The chapter on the Ho-Chunk Nation is of special interest. It covers the early history, removal to Iowa, and their struggle for survival, endurance and renewal today. Interestingly, given all the abuse they encountered from the American government and society, they supported the American government in the Civil War by providing a company of troops. Their rich heritage is summarized in this compelling chapter.

Mark L. Louden. German Words American Voices. Madison, Wisconsin, Max Kade Institute, 2007.

In these CDs we listen to speakers of German from across the United States, Americans quite distant from their European roots in both time and space. Each is a fluent speaker of some variety of German, but as Americans at least two generations from immigration, all are also fluent English speakers. The sound clips hail from three regions in the United States where varieties of German have survived the longest after immigration: Wisconsin, Texas and Pennsylvania.

Thomas E. Mails. The Mystic Warriors of the Plains: The Culture, Arts, Crafts and Religion of the Plains Indians.

New York: Mallard Press, 1991. 618 pages.

Since its publication it has become a classic avidly sought by collectors and readers seeking information on the Plains Indians. The volume includes 32 color illustrations and nearly 1,000 drawings covering their culture, government, training of youth, the role of warriors in a highly mobile society, spiritual beliefs, ceremonial practices, art, building of shelters and weapons.

Samuel W. Mitcham, Jr. Hitler’s Legions: the German Army Order of Battle, World War II.

New York: The Dorset Press, 1985. 540 pages.

Seven years in the making, this reference work covers infantry, panzer, panzer grenadier, mountain, airborne, Jager, and light divisions, as well as security, Luftwaffe field, Waffen-SS, and others, like Cossack cavalry divisions. Each entry covers subordinate regiments and battalions, home station and unit history during the war. The volume also provides summaries of major activities of German corps, armies and army groups.

Arnoldo Mondadori, Editor. Pinakothek Munich.

Milan: Newsweek Great Museums of the World, 1969. 172 pages.

The Alte Pinakothek –Munich’s oldest picture gallery—contains one of the world’s finest collections of European painting. The book highlights the Museum’s extensive collection of early German, Flemist, and Dutch paintings and includes masterpieces by Italian, Spanish and French artist. An excellent survey volume.

Norman M. Naimark. The Russians in Germany: A History of the Soviet Zone of Occupation, 1945-1949.

Cambridge, Massachusetts: Harvard University Press, 1995. 586 pages.

Naimark, using newly opened archives in Germany and Russia, reveals what actually happened during the Soviet occupation of eastern Germany. Unique in its broad, comparative approach to the Soviet military government in Germany, Naimark fills a void in modern Germany history. His work is a masterly analysis of the ruthless Stalinization of East Germany in the early post war years and of its economic and scientific exploitation.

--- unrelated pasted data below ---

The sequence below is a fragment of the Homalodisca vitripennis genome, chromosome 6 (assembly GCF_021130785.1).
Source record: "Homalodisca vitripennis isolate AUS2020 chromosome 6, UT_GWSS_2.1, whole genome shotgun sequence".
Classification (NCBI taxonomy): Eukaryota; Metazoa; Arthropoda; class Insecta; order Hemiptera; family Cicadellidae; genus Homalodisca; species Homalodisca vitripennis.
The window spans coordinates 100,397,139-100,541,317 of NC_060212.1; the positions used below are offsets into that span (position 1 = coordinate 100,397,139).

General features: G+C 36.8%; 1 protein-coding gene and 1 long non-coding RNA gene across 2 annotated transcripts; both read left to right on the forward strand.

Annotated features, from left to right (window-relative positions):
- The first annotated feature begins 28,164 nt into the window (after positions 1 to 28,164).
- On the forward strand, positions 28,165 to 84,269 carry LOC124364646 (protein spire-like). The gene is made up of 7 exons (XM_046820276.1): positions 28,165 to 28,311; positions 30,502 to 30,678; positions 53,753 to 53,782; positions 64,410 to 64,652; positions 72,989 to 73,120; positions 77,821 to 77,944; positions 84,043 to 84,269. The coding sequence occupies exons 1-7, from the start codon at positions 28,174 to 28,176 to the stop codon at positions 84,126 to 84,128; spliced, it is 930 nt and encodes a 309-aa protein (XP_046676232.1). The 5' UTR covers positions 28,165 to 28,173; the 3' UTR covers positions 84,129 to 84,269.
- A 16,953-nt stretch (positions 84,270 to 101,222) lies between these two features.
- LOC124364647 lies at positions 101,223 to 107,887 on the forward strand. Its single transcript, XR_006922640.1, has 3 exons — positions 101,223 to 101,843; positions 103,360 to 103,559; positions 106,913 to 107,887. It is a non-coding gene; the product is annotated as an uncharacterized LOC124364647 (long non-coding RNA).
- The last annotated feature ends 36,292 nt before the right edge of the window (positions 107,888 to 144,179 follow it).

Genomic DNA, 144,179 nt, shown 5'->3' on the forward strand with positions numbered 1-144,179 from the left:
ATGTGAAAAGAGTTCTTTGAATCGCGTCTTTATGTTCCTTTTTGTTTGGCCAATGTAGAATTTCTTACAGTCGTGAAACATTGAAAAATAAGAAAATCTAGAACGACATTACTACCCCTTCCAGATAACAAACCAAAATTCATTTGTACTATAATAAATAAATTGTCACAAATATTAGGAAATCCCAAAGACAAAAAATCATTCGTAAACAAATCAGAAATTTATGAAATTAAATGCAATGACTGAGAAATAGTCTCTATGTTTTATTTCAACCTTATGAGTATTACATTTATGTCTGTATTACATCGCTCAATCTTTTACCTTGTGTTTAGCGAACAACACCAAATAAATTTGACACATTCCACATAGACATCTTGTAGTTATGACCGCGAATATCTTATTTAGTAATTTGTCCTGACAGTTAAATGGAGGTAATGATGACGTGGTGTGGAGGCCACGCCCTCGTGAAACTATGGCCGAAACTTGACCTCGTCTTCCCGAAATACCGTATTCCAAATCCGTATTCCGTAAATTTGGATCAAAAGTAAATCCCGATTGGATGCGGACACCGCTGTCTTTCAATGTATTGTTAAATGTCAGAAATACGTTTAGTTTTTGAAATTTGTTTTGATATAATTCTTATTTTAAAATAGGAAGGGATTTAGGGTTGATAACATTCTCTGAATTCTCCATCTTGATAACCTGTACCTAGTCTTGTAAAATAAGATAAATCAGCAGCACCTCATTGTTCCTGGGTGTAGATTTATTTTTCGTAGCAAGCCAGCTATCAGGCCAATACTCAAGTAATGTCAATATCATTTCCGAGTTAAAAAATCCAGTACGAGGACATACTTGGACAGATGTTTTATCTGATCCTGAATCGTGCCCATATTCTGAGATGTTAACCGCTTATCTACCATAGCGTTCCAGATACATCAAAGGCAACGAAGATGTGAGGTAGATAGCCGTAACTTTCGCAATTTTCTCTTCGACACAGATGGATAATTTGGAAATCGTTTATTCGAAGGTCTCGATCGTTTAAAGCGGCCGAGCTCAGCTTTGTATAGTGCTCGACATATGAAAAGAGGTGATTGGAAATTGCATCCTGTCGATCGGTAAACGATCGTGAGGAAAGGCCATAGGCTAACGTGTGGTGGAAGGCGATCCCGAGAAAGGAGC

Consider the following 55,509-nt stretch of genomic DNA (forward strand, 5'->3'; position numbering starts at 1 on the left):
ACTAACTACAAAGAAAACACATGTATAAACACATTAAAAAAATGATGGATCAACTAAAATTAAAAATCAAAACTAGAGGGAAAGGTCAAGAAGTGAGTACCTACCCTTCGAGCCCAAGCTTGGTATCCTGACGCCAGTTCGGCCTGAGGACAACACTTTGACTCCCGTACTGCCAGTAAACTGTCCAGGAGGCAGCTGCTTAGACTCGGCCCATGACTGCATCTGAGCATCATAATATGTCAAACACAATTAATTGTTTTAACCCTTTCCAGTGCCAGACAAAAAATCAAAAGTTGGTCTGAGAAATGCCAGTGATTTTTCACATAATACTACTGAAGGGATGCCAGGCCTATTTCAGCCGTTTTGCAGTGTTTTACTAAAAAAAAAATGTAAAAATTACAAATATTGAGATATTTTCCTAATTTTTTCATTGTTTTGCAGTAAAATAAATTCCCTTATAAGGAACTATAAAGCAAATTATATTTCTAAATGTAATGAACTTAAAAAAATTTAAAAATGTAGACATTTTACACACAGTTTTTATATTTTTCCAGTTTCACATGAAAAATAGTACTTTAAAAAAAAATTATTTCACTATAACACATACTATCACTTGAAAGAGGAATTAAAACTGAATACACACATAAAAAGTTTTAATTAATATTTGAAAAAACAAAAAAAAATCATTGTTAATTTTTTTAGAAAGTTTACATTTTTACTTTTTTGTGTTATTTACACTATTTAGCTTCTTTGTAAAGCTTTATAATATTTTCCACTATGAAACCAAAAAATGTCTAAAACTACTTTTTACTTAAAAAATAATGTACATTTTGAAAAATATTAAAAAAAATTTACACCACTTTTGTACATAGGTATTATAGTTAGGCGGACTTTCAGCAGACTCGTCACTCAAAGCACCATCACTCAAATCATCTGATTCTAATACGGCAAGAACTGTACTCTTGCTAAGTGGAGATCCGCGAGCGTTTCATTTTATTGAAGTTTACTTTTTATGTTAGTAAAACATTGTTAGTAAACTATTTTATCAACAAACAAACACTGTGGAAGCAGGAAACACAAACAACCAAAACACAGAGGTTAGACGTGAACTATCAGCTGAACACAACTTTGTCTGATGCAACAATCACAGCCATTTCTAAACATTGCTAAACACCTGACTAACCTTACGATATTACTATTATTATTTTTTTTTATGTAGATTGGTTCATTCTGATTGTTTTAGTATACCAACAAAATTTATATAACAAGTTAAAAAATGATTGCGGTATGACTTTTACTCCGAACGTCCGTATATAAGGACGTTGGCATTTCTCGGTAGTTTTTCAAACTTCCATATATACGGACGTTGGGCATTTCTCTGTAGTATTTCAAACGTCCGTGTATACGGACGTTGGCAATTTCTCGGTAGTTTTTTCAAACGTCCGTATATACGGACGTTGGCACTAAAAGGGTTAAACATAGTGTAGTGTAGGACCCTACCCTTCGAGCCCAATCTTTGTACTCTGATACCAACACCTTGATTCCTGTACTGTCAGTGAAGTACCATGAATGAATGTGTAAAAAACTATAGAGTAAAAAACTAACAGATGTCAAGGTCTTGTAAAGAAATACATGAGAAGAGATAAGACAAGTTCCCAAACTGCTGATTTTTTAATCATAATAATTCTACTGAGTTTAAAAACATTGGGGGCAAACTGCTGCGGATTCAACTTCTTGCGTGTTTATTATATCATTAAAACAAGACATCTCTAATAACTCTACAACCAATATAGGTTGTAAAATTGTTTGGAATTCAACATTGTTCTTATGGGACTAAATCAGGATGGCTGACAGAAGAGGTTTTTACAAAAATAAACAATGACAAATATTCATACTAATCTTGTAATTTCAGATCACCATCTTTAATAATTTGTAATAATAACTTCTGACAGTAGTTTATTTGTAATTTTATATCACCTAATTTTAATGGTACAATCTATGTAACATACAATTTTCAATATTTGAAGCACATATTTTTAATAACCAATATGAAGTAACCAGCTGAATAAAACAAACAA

Adam Makos. A Higher Call: An Incredible True Story of Combat and Chivalry in the War-Torn Skies of World War II.

New York, Berkley Books, 2013.

This is a true story of two pilots, one a B-17 pilot from West Virginia and the other a ME-109 pilot from Bavaria, whose lives collided in the skies over Germany just before Christmas 1943. This encounter would haunt Charlie and Franz for 40 years until, as old men, they would search for each other, a last mission that could change their lives forever.

Allen G. Noble, Editor. To Build in a New Land: Ethnic Landscapes in North America.

Baltimore: The Johns Hopkins University Press, 1992. 456 pages.

This is a collection of twenty-two original essays on the distinctive cultural landscapes created by the immigration of various European groups, mostly in the 19th century, and the migrations of Black and Native American groups.

Each chapter deals with a particular ethnic group and with the cultural landscape each group created. In some instances, the landscape is comprehensive and well-established; in others only a few relic features remain to document the presence of the group. In most locations the particular ethnic landscape is intermixed with features from the larger American cultural landscape. A book well worth your time.

Jaroslav Pelikan. The Illustrated Jesus through the Centuries.

New Haven: Yale University Press, 1997. 254 pages.

Pelikan, one of the most distinguished history scholars of our age, has created a wise, informative and sumptuously illustrated book. Pelikan discusses how each age created Jesus in its own image, discovering in his life and teachings the answers to fundamental questions to human existence and destiny.

LaVern Rippley. Of German Ways.

Minneapolis, Minnesota: Dillon Press, 1970. 301 pages.

As Rippley says, in this book you will find a bit of history, a bit of sports, art, music, literature customs and food, and much of people. Of German Ways successfully measures the pulse of German life in both Germany and America. Dr. Rippley vividly describes the great political and cultural contributions of the immigrants from two periods—the outcasts of the 1848 revolutions in Germany who became leaders and builders of American during and following the Civil War, and the refugees of the 1930s who have influenced all aspects of contemporary America.